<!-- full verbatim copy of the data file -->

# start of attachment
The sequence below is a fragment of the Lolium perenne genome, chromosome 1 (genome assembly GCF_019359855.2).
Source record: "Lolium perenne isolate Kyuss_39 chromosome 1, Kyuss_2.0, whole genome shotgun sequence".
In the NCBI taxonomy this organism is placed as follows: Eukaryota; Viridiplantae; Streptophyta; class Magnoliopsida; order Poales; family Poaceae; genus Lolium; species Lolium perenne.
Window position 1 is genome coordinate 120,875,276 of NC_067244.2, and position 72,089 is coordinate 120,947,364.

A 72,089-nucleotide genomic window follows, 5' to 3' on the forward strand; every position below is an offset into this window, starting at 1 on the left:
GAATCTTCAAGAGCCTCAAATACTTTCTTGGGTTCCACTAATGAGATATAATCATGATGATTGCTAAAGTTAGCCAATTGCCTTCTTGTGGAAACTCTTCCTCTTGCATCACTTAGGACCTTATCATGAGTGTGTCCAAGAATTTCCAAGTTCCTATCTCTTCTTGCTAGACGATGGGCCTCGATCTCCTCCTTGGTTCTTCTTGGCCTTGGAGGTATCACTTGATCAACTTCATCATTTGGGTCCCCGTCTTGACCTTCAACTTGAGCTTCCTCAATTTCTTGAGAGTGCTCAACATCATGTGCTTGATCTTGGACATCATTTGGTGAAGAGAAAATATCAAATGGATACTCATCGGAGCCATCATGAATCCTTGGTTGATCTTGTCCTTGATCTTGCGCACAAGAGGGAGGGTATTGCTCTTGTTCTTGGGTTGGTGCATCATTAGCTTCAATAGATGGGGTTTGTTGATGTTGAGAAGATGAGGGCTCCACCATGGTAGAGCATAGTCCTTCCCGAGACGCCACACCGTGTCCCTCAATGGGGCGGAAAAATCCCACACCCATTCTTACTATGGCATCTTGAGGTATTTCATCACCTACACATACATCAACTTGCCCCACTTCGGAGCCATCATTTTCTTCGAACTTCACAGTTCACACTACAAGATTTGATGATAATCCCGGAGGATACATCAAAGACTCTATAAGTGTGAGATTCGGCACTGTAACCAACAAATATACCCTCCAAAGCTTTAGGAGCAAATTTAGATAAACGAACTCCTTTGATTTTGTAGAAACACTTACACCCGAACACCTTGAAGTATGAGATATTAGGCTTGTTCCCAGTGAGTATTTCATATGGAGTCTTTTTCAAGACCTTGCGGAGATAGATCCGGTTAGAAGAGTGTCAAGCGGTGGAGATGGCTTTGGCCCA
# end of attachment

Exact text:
The sequence below is a fragment of the Lolium perenne genome, chromosome 1 (genome assembly GCF_019359855.2).
Source record: "Lolium perenne isolate Kyuss_39 chromosome 1, Kyuss_2.0, whole genome shotgun sequence".
In the NCBI taxonomy this organism is placed as follows: Eukaryota; Viridiplantae; Streptophyta; class Magnoliopsida; order Poales; family Poaceae; genus Lolium; species Lolium perenne.
Window position 1 is genome coordinate 120,875,276 of NC_067244.2, and position 72,089 is coordinate 120,947,364.

A 72,089-nucleotide genomic window follows, 5' to 3' on the forward strand; every position below is an offset into this window, starting at 1 on the left:
GAATCTTCAAGAGCCTCAAATACTTTCTTGGGTTCCACTAATGAGATATAATCATGATGATTGCTAAAGTTAGCCAATTGCCTTCTTGTGGAAACTCTTCCTCTTGCATCACTTAGGACCTTATCATGAGTGTGTCCAAGAATTTCCAAGTTCCTATCTCTTCTTGCTAGACGATGGGCCTCGATCTCCTCCTTGGTTCTTCTTGGCCTTGGAGGTATCACTTGATCAACTTCATCATTTGGGTCCCCGTCTTGACCTTCAACTTGAGCTTCCTCAATTTCTTGAGAGTGCTCAACATCATGTGCTTGATCTTGGACATCATTTGGTGAAGAGAAAATATCAAATGGATACTCATCGGAGCCATCATGAATCCTTGGTTGATCTTGTCCTTGATCTTGCGCACAAGAGGGAGGGTATTGCTCTTGTTCTTGGGTTGGTGCATCATTAGCTTCAATAGATGGGGTTTGTTGATGTTGAGAAGATGAGGGCTCCACCATGGTAGAGCATAGTCCTTCCCGAGACGCCACACCGTGTCCCTCAATGGGGCGGAAAAATCCCACACCCATTCTTACTATGGCATCTTGAGGTATTTCATCACCTACACATACATCAACTTGCCCCACTTCGGAGCCATCATTTTCTTCGAACTTCACAGTTCACACTACAAGATTTGATGATAATCCCGGAGGATACATCAAAGACTCTATAAGTGTGAGATTCGGCACTGTAACCAACAAATATACCCTCCAAAGCTTTAGGAGCAAATTTAGATAAACGAACTCCTTTGATTTTGTAGAAACACTTACACCCGAACACCTTGAAGTATGAGATATTAGGCTTGTTCCCAGTGAGTATTTCATATGGAGTCTTTTTCAAGACCTTGCGGAGATAGATCCGGTTAGAAGAGTGTCAAGCGGTGGAGATGGCTTTGGCCCA